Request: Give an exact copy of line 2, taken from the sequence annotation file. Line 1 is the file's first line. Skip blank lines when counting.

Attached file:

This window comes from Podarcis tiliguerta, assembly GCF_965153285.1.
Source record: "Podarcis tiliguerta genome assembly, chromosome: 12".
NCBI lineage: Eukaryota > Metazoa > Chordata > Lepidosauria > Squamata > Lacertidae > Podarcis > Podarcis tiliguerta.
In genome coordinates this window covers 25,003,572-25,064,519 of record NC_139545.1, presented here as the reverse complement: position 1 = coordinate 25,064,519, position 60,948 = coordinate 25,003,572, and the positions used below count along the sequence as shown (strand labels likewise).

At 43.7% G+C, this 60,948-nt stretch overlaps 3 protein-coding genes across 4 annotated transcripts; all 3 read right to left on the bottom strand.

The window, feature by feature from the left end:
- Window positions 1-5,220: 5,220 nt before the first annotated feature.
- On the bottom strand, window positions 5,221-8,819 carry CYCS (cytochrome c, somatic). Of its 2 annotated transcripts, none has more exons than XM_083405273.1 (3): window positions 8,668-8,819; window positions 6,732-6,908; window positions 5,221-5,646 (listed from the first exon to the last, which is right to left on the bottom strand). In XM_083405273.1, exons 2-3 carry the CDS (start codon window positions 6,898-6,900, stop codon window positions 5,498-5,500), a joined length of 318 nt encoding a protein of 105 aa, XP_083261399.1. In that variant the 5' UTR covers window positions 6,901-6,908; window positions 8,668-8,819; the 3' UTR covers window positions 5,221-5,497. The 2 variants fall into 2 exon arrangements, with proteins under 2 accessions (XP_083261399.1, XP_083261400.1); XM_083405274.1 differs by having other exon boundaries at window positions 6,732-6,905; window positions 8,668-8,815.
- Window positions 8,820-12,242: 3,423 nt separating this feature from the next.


Source record: "Podarcis tiliguerta genome assembly, chromosome: 12".